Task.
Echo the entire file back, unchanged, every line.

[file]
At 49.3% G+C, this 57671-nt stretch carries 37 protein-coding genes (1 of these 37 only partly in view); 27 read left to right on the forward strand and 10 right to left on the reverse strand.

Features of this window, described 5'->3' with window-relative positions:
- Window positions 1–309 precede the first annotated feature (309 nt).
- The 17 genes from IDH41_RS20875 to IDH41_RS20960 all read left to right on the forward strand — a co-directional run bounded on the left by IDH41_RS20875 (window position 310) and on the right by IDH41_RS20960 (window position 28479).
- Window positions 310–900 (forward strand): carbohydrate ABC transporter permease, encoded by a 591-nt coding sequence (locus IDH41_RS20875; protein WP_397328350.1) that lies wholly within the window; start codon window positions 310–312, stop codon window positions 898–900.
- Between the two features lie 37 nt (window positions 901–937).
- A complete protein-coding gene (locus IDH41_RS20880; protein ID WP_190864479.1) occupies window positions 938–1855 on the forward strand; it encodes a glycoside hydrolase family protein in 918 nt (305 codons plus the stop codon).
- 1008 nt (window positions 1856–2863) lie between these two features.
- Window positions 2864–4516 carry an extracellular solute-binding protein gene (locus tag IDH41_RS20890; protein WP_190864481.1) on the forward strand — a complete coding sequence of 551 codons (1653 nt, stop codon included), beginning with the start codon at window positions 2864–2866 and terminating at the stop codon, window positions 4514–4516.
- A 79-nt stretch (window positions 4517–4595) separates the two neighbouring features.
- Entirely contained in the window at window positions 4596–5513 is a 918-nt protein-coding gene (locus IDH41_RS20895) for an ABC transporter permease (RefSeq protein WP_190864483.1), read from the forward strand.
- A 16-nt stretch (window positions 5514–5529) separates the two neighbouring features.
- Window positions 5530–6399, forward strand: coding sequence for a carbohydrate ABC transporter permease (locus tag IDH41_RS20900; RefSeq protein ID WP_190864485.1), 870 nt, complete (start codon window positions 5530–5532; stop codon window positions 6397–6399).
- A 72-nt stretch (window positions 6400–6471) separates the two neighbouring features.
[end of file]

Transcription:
At 49.3% G+C, this 57671-nt stretch carries 37 protein-coding genes (1 of these 37 only partly in view); 27 read left to right on the forward strand and 10 right to left on the reverse strand.

Features of this window, described 5'->3' with window-relative positions:
- Window positions 1–309 precede the first annotated feature (309 nt).
- The 17 genes from IDH41_RS20875 to IDH41_RS20960 all read left to right on the forward strand — a co-directional run bounded on the left by IDH41_RS20875 (window position 310) and on the right by IDH41_RS20960 (window position 28479).
- Window positions 310–900 (forward strand): carbohydrate ABC transporter permease, encoded by a 591-nt coding sequence (locus IDH41_RS20875; protein WP_397328350.1) that lies wholly within the window; start codon window positions 310–312, stop codon window positions 898–900.
- Between the two features lie 37 nt (window positions 901–937).
- A complete protein-coding gene (locus IDH41_RS20880; protein ID WP_190864479.1) occupies window positions 938–1855 on the forward strand; it encodes a glycoside hydrolase family protein in 918 nt (305 codons plus the stop codon).
- 1008 nt (window positions 1856–2863) lie between these two features.
- Window positions 2864–4516 carry an extracellular solute-binding protein gene (locus tag IDH41_RS20890; protein WP_190864481.1) on the forward strand — a complete coding sequence of 551 codons (1653 nt, stop codon included), beginning with the start codon at window positions 2864–2866 and terminating at the stop codon, window positions 4514–4516.
- A 79-nt stretch (window positions 4517–4595) separates the two neighbouring features.
- Entirely contained in the window at window positions 4596–5513 is a 918-nt protein-coding gene (locus IDH41_RS20895) for an ABC transporter permease (RefSeq protein WP_190864483.1), read from the forward strand.
- A 16-nt stretch (window positions 5514–5529) separates the two neighbouring features.
- Window positions 5530–6399, forward strand: coding sequence for a carbohydrate ABC transporter permease (locus tag IDH41_RS20900; RefSeq protein ID WP_190864485.1), 870 nt, complete (start codon window positions 5530–5532; stop codon window positions 6397–6399).
- A 72-nt stretch (window positions 6400–6471) separates the two neighbouring features.